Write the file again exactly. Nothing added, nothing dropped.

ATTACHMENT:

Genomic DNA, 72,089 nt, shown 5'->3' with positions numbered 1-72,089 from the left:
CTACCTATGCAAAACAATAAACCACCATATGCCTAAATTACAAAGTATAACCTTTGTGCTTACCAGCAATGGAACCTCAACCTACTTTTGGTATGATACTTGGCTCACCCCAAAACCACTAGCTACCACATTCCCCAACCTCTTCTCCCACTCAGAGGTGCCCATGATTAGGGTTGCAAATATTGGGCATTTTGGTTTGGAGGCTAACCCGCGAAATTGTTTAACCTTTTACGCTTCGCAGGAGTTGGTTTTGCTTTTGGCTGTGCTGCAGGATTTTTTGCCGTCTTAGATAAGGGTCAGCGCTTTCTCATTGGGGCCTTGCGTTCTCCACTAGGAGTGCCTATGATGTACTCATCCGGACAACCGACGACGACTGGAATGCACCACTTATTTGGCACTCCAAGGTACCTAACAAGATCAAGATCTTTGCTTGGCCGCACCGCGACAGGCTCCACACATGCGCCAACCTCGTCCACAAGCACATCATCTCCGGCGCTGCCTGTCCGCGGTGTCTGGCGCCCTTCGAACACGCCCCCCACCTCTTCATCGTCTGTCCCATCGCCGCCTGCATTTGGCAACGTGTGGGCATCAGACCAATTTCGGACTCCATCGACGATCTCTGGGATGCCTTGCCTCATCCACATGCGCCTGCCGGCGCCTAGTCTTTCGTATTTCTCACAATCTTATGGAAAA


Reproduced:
Genomic DNA, 72,089 nt, shown 5'->3' with positions numbered 1-72,089 from the left:
CTACCTATGCAAAACAATAAACCACCATATGCCTAAATTACAAAGTATAACCTTTGTGCTTACCAGCAATGGAACCTCAACCTACTTTTGGTATGATACTTGGCTCACCCCAAAACCACTAGCTACCACATTCCCCAACCTCTTCTCCCACTCAGAGGTGCCCATGATTAGGGTTGCAAATATTGGGCATTTTGGTTTGGAGGCTAACCCGCGAAATTGTTTAACCTTTTACGCTTCGCAGGAGTTGGTTTTGCTTTTGGCTGTGCTGCAGGATTTTTTGCCGTCTTAGATAAGGGTCAGCGCTTTCTCATTGGGGCCTTGCGTTCTCCACTAGGAGTGCCTATGATGTACTCATCCGGACAACCGACGACGACTGGAATGCACCACTTATTTGGCACTCCAAGGTACCTAACAAGATCAAGATCTTTGCTTGGCCGCACCGCGACAGGCTCCACACATGCGCCAACCTCGTCCACAAGCACATCATCTCCGGCGCTGCCTGTCCGCGGTGTCTGGCGCCCTTCGAACACGCCCCCCACCTCTTCATCGTCTGTCCCATCGCCGCCTGCATTTGGCAACGTGTGGGCATCAGACCAATTTCGGACTCCATCGACGATCTCTGGGATGCCTTGCCTCATCCACATGCGCCTGCCGGCGCCTAGTCTTTCGTATTTCTCACAATCTTATGGAAAA